[Show abstract] [Hide abstract] ABSTRACT: Objectives: Stroke is a major social and health problem. However, since the recent incorporation of new advances in its management, little is known about the cost of stroke. The aim of this study is to find out the real cost of stroke in Spain. Methods: This is an epidemiological, observational, prospective, multicenter study of patients diagnosed with stroke and admitted to a stroke unit. Patients were recruited from 16 hospitals throughout Spain and followed up for 1 year. Sociodemographic, clinical, and economic data were collected. Costs (€ 2012) were estimated from the social perspective and were divided into direct healthcare (inpatient, outpatient, and medication), direct non-healthcare (mainly formal and informal care) and labor productivity losses. Results: A total of 321 patients were included. Mean age was 72.1 years and 176 patients (54.8 %) were male. Total average cost per patient/year was €27,711. Direct healthcare costs amounted to €8491 per patient/year (68.8 % due to inpatient costs) and non-healthcare costs to an average of €18,643 per patient/year (89.5 % due to informal care). Productivity loss costs per patient/year were €276. Total costs of hemorrhagic strokes were slightly higher than ischemic (€28,895 vs. €27,569 per patient/year, p = 0.550) without significant differences. The main variables associated with higher costs were the presence of hypertension (€30,332 vs. €23,234 per patient/year, p < 0.05) and the severity of stroke (p < 0.05), both independently associated after a multivariate analysis. Conclusions: The cost of patients admitted to stroke units in Spain is €27,711 per patient/year. More than two-thirds are social costs, mainly informal care. Stroke remains a major burden on health systems and society, so additional efforts are needed for its prevention.
    Full-text · Article · Apr 2016
    • "A further sum of €11.1 billion is calculated for the value of informal care [5]. The already overstretched health resources worldwide emphasize the need for early supported discharge (ESD) of stroke patients [3, 6], because a large part of the stroke care costs are spent on inpatient rehabilitation services [7, 8]. A large number of stroke patients are using inpatient services because they are not safe and independent in their mobility. "
    [Show abstract] [Hide abstract] ABSTRACT: Background: Several systematic reviews have shown that additional exercise therapy has a positive effect on functional outcome after stroke. However, there is an urgent need for resource-efficient methods to augment rehabilitation services without increasing health care costs. Asking informal caregivers to do exercises with their loved ones, combined with e-health services may be a cost-effective method to promote early supported discharge with increased functional outcome. The primary aim of the CARE4STROKE study is to evaluate the effects and cost-effectiveness of a caregiver-mediated exercises program combined with e-health services after stroke in terms of self-reported mobility and length of stay. Methods: An observer-blinded randomized controlled trial, in which 66 stroke-patients admitted to a hospital stroke unit, rehabilitation center or nursing home are randomly assigned to either 8 weeks of the CARE4STROKE program in addition to usual care (i.e., experimental group) or 8 weeks of usual care alone (i.e., control group). The CARE4STROKE program is compiled in consultation with a trained physical therapist. A tablet computer is used to present video-based exercises for gait and gait-related activities in which a caregiver acts as an exercise coach. Primary outcomes are the mobility domain of the Stroke Impact Scale and length of stay. Secondary outcomes are the other domains of the Stroke Impact Scale, motor impairment, strength, walking ability, balance, mobility, (Extended) Activities of Daily Living, psychosocial functioning, self-efficacy, fatigue, health-related quality of life of the patient as well as the experienced strain, psychosocial functioning and quality of life of the caregiver. An economic evaluation will be conducted from the societal and health care perspective. Discussion: The main aspects of the CARE4STROKE program are 1) increasing intensity of training by doing exercises with a caregiver in addition to usual care and 2) e-health support. We hypothesize this program leads to better functional outcome and early supported discharge, resulting in reduced costs. Trial registration: The study is registered in the Dutch trial register as NTR4300 , registered 2 December 2013.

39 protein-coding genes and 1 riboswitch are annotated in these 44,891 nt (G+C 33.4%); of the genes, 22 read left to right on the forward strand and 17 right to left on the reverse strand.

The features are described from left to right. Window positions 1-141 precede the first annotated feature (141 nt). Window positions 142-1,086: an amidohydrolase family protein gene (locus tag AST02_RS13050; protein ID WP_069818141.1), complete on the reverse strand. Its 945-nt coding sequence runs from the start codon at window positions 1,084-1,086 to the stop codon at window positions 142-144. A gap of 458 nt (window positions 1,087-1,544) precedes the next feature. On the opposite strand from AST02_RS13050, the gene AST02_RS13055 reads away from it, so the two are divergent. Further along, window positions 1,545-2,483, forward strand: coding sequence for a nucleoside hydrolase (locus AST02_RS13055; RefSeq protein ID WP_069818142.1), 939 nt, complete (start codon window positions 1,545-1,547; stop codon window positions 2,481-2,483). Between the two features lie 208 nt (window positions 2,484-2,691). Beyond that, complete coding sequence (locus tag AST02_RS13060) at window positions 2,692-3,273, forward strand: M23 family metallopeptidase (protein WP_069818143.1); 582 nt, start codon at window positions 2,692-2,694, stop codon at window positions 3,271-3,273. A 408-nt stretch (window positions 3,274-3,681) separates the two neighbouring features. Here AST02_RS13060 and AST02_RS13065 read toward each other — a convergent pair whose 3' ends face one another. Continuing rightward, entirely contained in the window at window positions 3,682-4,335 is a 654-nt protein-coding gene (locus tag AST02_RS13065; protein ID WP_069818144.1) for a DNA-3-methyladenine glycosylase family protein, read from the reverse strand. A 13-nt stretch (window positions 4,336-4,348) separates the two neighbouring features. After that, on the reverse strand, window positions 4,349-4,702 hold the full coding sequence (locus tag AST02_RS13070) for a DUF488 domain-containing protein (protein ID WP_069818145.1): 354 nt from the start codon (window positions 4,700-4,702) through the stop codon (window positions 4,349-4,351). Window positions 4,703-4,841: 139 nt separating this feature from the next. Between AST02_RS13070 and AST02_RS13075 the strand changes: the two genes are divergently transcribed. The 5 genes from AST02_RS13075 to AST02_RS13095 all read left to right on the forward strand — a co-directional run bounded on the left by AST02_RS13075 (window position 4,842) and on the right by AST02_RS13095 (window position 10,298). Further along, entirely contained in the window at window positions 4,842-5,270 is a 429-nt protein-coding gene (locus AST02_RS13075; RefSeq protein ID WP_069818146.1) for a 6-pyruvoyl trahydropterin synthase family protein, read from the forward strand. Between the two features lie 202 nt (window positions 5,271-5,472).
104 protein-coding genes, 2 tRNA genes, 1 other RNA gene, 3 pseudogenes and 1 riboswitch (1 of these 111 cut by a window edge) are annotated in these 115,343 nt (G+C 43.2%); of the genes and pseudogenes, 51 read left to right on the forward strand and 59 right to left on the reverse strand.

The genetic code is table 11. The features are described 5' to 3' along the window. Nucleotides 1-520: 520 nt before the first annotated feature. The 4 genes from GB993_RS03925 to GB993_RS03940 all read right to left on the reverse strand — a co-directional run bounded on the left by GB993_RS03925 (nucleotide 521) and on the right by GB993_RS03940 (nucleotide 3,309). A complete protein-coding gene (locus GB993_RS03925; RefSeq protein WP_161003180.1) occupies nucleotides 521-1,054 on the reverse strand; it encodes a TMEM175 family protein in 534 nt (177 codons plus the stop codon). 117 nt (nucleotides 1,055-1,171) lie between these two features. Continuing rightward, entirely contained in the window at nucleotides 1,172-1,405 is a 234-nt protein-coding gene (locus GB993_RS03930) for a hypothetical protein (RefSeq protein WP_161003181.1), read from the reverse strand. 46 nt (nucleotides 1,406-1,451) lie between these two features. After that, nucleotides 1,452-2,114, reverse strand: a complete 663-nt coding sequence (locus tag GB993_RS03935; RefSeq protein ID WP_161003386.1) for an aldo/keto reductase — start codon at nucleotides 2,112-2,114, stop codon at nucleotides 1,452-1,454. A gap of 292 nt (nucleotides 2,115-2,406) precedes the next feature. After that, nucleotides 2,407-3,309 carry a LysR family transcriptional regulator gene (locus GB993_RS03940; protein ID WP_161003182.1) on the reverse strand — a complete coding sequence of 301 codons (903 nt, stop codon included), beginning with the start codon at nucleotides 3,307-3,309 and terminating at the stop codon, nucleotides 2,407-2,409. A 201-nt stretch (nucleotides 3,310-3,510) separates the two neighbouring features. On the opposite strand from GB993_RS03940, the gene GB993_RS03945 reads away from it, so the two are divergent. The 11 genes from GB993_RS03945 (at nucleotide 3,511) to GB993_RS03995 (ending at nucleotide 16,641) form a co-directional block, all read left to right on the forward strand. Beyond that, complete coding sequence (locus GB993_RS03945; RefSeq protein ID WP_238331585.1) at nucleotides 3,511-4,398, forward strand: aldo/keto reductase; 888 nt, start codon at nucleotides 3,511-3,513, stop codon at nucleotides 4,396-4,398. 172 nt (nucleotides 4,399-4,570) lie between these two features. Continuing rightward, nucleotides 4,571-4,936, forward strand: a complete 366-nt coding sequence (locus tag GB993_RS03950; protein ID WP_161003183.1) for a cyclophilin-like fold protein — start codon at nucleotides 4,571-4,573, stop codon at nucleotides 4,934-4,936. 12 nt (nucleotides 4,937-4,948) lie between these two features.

Full-text · Article · Oct 2015